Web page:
It is so amazing how organizations are popping up all over the world helping us join forces to tackle mental health diseases. I was privileged enough to speak in Athens, Greece a few years ago about iFred’s rebranding depression work, and learned from countries around the world just how important it is we work together to solve our greatest challenges.
I’ve just recently been asked to join their advisory board, and continue to be amazed and impressed by the work of all throughout the world.
It was celebrated across the U.S. when we were able to get mental health parity law passed. I don’t by any means intend to minimize this work – but do we realize that what we accomplished was to treat the brain in a similar fashion to the heart, liver, and intestines? Should we really have to fight that hard for that? Those that were involved in the legislation understand the intense work, dedication, and challenge this simple piece of legislation involved – and unfortunately the rest of the world is so far behind us in many different ways.
Now, this may not be the best solution ever for solving the gay marriage issue, but it’s something my ADHD mind came up with that I guarantee a person who thinks along logical, straight lines might never imagine. Our minds simply work in different ways.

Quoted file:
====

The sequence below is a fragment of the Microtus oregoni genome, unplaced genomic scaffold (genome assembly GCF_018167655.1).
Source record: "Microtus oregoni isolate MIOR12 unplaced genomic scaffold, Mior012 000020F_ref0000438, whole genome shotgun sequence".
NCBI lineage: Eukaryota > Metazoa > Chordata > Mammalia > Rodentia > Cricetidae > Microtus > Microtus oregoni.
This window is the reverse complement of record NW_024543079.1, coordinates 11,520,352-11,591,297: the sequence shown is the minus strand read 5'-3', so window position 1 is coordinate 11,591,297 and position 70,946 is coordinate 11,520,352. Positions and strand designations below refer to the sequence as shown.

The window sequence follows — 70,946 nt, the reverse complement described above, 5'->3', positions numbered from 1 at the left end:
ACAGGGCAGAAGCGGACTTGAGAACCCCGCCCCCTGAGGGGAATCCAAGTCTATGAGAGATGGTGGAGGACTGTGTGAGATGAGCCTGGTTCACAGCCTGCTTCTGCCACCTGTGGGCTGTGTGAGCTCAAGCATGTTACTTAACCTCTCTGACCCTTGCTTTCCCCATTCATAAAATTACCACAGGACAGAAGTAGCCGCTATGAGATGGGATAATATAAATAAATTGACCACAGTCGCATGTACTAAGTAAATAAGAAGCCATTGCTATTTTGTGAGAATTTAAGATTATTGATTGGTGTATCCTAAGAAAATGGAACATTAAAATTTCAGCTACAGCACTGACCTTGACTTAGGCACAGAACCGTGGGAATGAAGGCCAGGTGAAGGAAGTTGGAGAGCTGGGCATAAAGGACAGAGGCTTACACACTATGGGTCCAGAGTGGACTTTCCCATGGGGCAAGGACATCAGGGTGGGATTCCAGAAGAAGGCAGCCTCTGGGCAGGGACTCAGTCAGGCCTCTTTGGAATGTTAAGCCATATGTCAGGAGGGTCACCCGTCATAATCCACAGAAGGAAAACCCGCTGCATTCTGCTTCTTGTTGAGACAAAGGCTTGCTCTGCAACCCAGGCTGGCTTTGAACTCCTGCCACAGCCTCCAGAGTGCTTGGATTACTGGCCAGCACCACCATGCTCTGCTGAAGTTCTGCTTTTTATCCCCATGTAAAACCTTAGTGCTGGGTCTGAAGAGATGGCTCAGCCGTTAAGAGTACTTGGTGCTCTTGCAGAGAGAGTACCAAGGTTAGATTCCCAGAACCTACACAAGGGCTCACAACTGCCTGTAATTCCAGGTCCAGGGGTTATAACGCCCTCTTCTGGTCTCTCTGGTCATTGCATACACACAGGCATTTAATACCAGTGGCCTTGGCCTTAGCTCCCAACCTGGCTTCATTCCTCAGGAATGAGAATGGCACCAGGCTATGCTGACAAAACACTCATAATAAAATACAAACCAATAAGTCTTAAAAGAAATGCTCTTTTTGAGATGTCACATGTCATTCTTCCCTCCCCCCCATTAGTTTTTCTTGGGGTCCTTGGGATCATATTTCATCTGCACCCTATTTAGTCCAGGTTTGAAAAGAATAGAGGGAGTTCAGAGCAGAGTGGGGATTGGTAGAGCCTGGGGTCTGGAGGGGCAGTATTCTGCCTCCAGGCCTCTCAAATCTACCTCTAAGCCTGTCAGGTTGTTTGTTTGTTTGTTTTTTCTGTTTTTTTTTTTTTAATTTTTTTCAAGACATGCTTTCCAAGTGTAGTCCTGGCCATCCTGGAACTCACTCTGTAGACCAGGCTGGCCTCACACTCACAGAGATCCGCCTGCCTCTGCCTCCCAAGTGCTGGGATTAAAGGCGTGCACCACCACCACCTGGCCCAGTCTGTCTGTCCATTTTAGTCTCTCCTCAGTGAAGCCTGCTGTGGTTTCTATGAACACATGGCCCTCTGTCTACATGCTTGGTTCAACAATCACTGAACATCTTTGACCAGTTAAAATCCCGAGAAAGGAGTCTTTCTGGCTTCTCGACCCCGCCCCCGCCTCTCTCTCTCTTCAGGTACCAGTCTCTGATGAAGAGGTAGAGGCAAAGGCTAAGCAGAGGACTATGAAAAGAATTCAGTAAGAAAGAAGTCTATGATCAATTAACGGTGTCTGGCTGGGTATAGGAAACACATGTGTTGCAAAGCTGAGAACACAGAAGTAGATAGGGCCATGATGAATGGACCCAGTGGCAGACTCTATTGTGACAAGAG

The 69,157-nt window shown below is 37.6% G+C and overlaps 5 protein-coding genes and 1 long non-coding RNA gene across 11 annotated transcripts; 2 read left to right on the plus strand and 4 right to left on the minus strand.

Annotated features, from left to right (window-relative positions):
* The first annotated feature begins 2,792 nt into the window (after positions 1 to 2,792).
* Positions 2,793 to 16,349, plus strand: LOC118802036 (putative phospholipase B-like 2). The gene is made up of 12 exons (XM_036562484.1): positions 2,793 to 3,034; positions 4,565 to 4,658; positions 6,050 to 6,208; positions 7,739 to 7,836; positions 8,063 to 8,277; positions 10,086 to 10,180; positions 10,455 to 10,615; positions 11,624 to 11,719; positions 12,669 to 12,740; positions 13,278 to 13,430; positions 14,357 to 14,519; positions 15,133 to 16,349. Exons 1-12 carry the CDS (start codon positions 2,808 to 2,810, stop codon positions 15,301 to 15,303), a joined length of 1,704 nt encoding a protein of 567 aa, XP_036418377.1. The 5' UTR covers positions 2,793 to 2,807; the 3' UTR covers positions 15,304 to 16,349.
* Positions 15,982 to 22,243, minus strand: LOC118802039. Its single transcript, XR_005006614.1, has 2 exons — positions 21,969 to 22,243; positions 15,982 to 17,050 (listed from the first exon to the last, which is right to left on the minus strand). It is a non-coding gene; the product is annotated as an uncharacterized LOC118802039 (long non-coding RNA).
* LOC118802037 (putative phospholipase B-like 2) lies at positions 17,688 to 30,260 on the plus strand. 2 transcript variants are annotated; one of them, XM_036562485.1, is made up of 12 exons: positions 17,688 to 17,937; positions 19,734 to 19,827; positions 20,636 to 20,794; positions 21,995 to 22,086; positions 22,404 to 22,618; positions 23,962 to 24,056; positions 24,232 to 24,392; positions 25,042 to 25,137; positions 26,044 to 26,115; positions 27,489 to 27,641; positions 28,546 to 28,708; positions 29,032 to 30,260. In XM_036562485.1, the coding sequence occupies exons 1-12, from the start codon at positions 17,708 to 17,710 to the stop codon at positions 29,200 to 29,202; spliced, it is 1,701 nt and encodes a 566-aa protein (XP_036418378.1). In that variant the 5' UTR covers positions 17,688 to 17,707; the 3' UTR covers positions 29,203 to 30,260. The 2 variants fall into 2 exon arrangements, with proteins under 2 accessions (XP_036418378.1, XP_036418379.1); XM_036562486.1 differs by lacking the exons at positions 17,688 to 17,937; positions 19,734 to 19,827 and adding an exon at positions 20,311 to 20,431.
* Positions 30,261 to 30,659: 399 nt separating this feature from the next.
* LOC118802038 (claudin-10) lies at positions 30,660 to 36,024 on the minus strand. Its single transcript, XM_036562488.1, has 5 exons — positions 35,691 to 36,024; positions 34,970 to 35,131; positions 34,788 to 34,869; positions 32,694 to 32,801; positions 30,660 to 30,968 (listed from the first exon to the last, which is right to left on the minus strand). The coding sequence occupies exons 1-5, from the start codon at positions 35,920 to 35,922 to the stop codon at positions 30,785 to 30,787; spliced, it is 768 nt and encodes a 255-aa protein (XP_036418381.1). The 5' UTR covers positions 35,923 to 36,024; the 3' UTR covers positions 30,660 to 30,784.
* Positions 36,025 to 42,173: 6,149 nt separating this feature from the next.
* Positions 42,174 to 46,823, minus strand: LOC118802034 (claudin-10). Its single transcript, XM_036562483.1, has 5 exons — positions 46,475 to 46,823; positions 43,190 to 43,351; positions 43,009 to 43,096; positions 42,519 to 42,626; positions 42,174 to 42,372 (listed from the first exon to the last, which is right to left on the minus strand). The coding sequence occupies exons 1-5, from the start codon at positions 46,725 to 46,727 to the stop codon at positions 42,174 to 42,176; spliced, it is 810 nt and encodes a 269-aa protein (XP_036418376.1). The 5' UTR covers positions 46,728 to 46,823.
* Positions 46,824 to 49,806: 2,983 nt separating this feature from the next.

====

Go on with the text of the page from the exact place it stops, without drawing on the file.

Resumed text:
I came up with the thought in bed this morning, while reading Elizabeth Gilbert’s new book Committed, about the entire marriage concept. She talks at length about why we get married, the failure rate of 50% that would never be tolerated in any other government run program, and our ongoing desire to ‘get married.’ It makes me wonder why on earth people don’t scrap this institution, and come up with a new one that works.
I can’t begin to explain how hard it is at times for me to focus. To sit down, and get going on what I need to do. But when I do – look out – because I can do a lot to make the world a better place. Unfortunately, it’s so difficult to get to that place these days because there is an ongoing bombardment of distractions that seem to get greater by the day.
Research has shown that if you work in an office environment you get interrupted about once every 8 minutes. And that it takes 4-5 minutes to refocus after an interruption. And those are just studies on the general population!
The discipline of Psychology has come up with some fairly simple rules to follow for fighting fair, and it amazes me how each and every day we ignore these rules and suffer again and again from their lessons.
The recent shooting in Arizona has brought up a lot of this, but I am reminded when I hear of bullying, the divorce rate, and the constant battle of the media and politics. While Psychology is far from perfect, it is an evolving discipline (as are we) and I would think we would take at least what we do know, and use it to our advantage.
Fighting fair is an art, and it needs to be taught in school and practiced throughout every relationship. Yet it takes a great deal of discipline, and it seems few have it. The amount of hurtful words we are constantly spewing out of our mouths, on an hourly basis, is creating a majorly toxic environment. Our kids are learning how to treat each other through the television, politicians, adults, and teachers – and what kinds of fighting are we doing every day?